In the opening salvo in the Pharmacy ‘war’ the HSE have warned pharmacists of their obligations under existing contracts, if they withdraw from the State Drug Scheme without, what they say is requisite notice.
And it could get nastier before the plaster is applied and the healing begins:
The HSE warned:
“Any such action would require the HSE to insist that the pharmacy continues to honour the terms of the Community Pharmacy Contractor Agreement. In the event that this is unsuccessful it may be necessary to pursue the matter through legal means.
But the IPU, the Irish Pharmaceutical Union which represents the pharmacists claim that lists issued by the HSE included members who had already indicated to them that they were withdrawing from the scheme as of August 1st.
A north west based pharmacist told irishdigest.com:
“The list that were published contained names of people who have already indicated that they were withdrawing from the scheme. In some cases the HSE claimed that the pharmacists in question had not adhered to the correct procedure for termination of their contracts. There is a high level of anger out there and we want to get back to do what do best and that is caring for the community.”
But Laverne McGuinness, National Director of the HSE’s Primary, Continuing and Community Care said:
“The pharmacy network in Ireland is central to the health service and provides crucial and highly professional service and we are anxious to support and strengthen it.
“However, the cost to tax-payers to provide medicines under the State Drug Schemes is unsustainable. It is now approaching €2 billion annually and we must continue to put in place efficiency measures to address these escalating costs.
“The vast majority of patients and clients get a month’s medication at a time so there should be ample time for patients and clients whose usual pharmacy has withdrawn from the State Drug Scheme to make alternative arrangements.”
Due to pharmacies withdrawing their termination notices in some areas, the HSE has put two of its contingency dispensing facilities (Carrick on Shannon, Co Leitrim and Falcarragh, Co. Donegal) on standby and they will not be in operation from 1st August 2009. Where necessary the HSE has put in place alternative arrangements to ensure that everyone who requires medicines under the State Drugs Schemes can continue to access them (see below). The opening hours of these facilities will be Monday to Friday 10am – 8pm (excluding Bank Holiday Monday) and Saturdays 10am – 6pm.
Aras Naomh Chaolain, Knock Road, Castlerea, Co. Roscommon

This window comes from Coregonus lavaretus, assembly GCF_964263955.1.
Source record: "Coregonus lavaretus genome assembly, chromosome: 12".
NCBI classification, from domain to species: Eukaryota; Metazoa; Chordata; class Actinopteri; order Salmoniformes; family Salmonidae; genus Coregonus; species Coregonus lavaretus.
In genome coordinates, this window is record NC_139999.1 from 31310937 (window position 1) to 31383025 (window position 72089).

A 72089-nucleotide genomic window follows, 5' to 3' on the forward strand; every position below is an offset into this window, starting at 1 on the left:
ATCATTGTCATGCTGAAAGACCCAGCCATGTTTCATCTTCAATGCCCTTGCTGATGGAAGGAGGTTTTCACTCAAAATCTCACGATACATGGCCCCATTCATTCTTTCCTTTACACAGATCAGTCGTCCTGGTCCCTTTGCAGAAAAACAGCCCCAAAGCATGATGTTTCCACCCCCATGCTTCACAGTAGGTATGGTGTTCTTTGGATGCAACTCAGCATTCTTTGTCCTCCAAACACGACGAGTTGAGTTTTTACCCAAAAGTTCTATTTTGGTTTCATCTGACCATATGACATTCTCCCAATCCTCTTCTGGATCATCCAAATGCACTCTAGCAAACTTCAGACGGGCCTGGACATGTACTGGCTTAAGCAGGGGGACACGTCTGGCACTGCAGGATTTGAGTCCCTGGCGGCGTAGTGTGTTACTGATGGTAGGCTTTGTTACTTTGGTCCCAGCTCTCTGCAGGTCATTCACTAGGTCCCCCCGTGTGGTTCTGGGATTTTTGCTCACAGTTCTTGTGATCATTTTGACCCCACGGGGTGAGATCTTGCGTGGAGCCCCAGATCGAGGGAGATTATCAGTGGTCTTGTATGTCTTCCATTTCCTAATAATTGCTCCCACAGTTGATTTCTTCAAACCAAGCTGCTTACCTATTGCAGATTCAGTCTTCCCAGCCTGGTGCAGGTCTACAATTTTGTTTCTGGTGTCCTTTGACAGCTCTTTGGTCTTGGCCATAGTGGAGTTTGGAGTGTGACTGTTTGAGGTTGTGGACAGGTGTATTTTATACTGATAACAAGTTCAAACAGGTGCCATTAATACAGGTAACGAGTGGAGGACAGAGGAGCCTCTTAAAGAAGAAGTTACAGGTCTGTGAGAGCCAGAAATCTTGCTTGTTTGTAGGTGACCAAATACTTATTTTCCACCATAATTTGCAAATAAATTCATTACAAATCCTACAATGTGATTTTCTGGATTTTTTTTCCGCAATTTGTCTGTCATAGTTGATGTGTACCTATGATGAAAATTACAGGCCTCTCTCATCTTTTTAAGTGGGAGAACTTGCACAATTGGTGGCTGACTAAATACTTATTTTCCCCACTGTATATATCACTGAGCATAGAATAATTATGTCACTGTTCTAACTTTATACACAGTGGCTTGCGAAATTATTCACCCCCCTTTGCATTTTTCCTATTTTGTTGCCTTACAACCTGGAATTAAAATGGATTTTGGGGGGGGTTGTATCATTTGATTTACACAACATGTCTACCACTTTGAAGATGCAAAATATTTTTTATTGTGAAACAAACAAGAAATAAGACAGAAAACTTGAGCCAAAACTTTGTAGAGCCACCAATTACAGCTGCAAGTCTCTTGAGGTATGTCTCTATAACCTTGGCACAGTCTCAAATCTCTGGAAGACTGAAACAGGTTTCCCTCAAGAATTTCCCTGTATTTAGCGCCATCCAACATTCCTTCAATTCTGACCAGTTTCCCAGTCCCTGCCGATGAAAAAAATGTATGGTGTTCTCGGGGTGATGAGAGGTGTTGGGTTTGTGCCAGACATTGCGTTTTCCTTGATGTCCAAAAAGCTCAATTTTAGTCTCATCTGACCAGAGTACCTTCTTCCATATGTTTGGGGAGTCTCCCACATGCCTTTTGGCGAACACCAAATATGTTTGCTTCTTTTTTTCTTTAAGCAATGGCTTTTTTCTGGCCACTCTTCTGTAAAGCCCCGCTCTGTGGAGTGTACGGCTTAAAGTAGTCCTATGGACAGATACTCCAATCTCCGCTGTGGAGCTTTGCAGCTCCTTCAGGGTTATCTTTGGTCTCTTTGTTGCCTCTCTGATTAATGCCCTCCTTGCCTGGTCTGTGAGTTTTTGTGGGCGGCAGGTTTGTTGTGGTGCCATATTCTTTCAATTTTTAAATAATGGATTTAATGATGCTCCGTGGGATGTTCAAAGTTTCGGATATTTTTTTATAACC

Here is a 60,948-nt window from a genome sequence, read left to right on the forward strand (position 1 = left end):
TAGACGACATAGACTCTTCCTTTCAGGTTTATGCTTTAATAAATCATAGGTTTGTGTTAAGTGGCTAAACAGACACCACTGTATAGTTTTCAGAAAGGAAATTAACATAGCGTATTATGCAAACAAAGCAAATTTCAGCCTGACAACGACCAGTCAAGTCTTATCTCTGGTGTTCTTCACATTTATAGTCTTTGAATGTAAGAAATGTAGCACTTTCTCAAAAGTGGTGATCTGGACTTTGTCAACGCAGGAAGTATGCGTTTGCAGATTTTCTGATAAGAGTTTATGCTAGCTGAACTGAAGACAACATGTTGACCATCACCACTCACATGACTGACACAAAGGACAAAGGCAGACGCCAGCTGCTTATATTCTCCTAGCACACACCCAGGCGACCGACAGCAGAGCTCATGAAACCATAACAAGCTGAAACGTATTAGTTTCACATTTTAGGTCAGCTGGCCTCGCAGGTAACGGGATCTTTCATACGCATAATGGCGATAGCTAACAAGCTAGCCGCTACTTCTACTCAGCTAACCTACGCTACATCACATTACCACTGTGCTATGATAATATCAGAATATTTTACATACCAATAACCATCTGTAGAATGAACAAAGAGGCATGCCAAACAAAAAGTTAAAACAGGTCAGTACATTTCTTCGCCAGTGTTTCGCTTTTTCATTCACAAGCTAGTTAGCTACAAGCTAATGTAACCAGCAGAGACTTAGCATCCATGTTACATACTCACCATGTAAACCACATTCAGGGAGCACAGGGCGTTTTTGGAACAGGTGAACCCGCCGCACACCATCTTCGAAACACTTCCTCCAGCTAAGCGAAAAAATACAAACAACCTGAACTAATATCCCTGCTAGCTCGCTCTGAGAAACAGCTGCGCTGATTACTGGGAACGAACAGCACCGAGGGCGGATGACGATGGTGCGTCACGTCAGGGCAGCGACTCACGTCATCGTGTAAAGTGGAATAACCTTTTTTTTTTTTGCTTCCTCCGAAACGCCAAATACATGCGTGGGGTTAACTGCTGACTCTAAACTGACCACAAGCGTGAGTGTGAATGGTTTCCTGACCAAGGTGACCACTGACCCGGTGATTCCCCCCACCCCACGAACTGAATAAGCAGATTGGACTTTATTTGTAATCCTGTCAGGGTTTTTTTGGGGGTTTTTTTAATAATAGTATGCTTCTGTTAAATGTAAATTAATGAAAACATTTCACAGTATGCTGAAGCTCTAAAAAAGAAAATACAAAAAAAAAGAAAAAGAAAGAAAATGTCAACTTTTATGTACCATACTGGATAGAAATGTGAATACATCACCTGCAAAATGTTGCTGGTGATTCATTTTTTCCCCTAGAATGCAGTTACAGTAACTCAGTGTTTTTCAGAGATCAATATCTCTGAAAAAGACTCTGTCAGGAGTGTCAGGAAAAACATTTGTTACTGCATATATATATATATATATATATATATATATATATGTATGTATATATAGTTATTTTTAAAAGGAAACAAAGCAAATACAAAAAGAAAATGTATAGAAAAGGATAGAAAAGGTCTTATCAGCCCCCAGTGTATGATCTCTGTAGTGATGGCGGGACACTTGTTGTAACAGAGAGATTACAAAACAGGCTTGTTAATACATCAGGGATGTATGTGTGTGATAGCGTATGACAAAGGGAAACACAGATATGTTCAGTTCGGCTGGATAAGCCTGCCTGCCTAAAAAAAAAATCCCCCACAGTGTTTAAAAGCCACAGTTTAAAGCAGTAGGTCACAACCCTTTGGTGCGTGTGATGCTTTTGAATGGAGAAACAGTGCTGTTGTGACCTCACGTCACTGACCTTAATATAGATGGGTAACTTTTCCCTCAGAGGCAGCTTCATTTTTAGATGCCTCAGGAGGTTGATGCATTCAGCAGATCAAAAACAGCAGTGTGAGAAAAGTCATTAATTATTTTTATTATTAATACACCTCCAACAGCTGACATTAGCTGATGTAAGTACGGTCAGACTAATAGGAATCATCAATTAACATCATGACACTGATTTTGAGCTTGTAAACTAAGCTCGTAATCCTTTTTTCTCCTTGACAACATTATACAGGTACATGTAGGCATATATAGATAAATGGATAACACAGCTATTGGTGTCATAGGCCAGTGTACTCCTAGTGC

Donegal Community Hospital, Donegal Town, Co.Donegal
Dungloe Community Hospital, Dungloe, Co. Donegal
St Joseph’s Community Hospital, Stranolar, Co. Donegal
St Marys Hospital, Castlebar, Co. Mayo
Ballina Health Centre, Mercy Road, Ballina, Co Mayo
Arus Deirbhle, Belmullet, Co Mayo
Caherciveen Hospital, Caherciveen, Co. Kerry
19 Denny Street , Tralee, Co. Kerry
Listowel Community Hospital, Listowel, Co. Kerry
Patients who are concerned they may require additional supports should contact the HSE information line on 1850 24 1850, which will be open from 8am until 8pm on Saturday.
Termination Procedure according to HSE
Pharmacies who wish to terminate their Agreements with the HSE must provide a valid 30 day written notice and importantly must continue to be available to fill prescriptions under the State Drug Schemes during this 30 day period. If, for example, a pharmacy submitted a valid termination notice on 31st July they must continue to fill prescriptions under the State Drug Schemes until 30th August.
A pharmacy that withdraws service during this 30 day notice period they would be in breach of Financial Emergency Measures in the Public Interest (FEMPI) Act 2009. Any such action would require the HSE to insist that the pharmacy continues to honour the terms of the Community Pharmacy Contractor Agreement. In the event that this is unsuccessful it may be necessary to pursue the matter through legal means.
The withdrawal of State Drug Scheme services without fulfilling the 30 days notice period which resulted in patients being refused service and would be subject to Part 6 of the Pharmacy Act 2007, which comes into effect on Saturday 1st August 2009. This provides for Complaints, Inquires and Discipline regime for pharmacists and pharmacy businesses.